I am a Katherine Brooks fan. Her book You Majored in What: Mapping Your Career Path From Chaos to Career has changed the way I think about the value of an undergraduate history degree in the marketplace. I have blogged about her work here and here.
Here is a snippet:
Brooks: Well, I think, you know, we are seeing some changes in higher ed. We are seeing some shift towards more “practical” degrees, such as business or engineering. And I think it’s… You have a headline on your Web site today that says something about retail adjusting to the new normal. And I think higher ed is adjusting to a new normal as well.
Brooks: … I think that fields like the liberal arts have always been excellent preparation for the workplace. They’ve always been a great start to becoming a better communicator, a good thinker and other skills. But I don’t know that the general public always sees it that way and I think sometimes, particularly now when money’s a little tight, people are saying, “Hey, I want bang for my buck in higher ed and I’m not sure what one does with a history major.”
Brooks: …I think liberal arts, in particular, will need to be more creative in the next 10, 20 years. I think they’re going to need to look at a blending more of, “How do we take this major and apply it to the workplace? How can we train our graduates through internships and other programs to be more valuable to employers?”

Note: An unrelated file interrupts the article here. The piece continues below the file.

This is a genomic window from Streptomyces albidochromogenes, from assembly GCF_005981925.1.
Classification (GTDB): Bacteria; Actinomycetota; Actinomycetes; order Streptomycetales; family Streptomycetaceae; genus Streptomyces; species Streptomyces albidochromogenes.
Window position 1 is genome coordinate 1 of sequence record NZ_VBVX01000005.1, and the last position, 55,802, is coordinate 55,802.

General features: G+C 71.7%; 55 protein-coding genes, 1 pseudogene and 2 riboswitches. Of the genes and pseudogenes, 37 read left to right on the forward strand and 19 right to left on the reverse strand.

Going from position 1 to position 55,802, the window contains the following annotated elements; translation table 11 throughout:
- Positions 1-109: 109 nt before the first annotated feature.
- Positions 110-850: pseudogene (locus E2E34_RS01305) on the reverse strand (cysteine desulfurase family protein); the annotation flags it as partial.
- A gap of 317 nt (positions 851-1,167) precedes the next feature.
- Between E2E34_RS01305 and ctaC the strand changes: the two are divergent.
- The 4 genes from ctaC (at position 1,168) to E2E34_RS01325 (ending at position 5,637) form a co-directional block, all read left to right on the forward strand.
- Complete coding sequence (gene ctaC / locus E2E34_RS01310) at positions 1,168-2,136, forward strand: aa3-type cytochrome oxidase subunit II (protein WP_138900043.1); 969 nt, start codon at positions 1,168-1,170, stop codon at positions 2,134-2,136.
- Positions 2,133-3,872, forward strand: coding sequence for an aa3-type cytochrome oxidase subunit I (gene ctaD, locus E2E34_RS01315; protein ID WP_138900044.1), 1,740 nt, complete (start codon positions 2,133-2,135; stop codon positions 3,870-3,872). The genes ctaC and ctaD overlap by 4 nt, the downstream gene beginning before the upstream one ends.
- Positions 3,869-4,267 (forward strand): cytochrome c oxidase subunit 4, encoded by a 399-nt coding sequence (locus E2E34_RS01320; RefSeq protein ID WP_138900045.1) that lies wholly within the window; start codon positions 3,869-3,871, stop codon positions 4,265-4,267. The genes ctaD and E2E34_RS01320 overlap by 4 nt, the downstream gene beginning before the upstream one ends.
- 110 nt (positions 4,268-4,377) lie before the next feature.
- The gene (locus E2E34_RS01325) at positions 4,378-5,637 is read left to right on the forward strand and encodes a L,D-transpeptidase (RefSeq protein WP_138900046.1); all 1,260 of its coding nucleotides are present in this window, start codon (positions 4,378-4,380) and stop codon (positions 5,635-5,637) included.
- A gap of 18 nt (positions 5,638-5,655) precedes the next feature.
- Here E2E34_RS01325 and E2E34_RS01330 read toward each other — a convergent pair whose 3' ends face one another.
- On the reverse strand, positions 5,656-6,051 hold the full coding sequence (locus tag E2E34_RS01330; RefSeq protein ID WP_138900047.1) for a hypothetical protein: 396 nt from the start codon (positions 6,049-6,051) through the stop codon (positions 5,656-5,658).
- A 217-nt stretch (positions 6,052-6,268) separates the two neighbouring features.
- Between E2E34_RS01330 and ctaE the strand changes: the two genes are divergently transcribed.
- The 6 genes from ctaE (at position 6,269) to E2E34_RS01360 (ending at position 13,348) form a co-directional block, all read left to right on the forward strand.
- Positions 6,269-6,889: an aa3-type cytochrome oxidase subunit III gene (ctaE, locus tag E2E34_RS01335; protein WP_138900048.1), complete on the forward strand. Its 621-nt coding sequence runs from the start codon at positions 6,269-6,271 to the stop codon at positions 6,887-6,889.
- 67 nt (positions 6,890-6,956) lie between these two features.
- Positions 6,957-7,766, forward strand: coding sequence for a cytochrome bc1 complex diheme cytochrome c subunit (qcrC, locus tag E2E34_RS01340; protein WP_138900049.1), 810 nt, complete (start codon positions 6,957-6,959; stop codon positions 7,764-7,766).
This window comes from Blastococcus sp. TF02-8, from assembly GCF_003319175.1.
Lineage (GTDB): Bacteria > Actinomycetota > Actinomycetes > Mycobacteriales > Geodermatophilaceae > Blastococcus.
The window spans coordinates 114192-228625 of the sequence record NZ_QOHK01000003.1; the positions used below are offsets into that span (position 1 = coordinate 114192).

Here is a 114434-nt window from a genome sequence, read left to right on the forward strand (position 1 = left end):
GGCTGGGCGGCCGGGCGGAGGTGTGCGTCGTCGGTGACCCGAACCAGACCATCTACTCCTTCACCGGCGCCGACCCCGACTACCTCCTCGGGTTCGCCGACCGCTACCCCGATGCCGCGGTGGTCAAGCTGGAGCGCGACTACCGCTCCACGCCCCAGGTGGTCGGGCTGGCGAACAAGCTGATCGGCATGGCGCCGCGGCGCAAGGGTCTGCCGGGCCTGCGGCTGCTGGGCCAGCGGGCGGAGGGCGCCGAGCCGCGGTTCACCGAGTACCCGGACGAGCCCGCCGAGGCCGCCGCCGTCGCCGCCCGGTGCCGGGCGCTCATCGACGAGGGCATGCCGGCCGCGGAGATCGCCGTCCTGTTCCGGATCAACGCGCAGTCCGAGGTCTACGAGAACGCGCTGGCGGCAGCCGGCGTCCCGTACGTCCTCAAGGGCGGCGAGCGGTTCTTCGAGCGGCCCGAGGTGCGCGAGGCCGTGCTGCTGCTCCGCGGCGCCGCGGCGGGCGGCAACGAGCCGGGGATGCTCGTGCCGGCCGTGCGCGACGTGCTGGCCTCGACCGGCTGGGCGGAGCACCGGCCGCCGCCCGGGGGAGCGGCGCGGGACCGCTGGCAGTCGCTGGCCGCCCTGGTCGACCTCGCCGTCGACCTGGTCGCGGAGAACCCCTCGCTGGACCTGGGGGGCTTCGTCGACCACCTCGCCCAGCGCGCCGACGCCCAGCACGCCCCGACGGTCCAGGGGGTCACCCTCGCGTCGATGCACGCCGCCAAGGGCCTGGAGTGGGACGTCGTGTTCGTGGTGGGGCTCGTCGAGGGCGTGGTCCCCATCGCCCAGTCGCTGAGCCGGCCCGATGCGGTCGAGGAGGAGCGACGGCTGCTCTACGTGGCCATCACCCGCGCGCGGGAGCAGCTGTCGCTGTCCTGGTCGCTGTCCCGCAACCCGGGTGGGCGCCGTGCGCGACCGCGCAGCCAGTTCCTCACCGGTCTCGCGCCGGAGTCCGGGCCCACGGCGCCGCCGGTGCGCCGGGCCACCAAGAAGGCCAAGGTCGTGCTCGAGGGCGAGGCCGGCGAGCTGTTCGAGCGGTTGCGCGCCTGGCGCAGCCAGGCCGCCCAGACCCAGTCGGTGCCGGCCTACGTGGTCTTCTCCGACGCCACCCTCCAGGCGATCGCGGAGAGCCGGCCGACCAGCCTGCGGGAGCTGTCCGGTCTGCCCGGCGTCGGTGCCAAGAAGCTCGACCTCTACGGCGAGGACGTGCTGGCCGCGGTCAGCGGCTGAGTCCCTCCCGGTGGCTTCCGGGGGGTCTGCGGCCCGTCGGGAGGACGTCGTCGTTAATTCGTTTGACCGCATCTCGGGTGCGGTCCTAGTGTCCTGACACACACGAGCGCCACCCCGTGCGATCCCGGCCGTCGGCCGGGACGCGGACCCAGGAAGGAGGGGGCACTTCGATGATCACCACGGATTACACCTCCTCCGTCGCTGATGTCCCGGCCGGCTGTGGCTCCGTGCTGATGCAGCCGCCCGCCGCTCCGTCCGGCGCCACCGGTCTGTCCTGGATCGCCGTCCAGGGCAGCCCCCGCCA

Ryssdal: Should we be worried then about a whole generation of lawyers and Wall Street bankers, without art history in their background…
Brooks: To be honest, I would worry about that, because I think that’s the value of liberal arts. It enhances the person, it gives you new ways of viewing a situation and I’ll tell you, it might have helped if some of our leaders of AIG and Wall Street and elsewhere had had a little classics training in their background.
I have said this before here, but I think history departments need to do a better job of teaching their students the benefits of a liberal-arts degree. It seems we have all forgotten.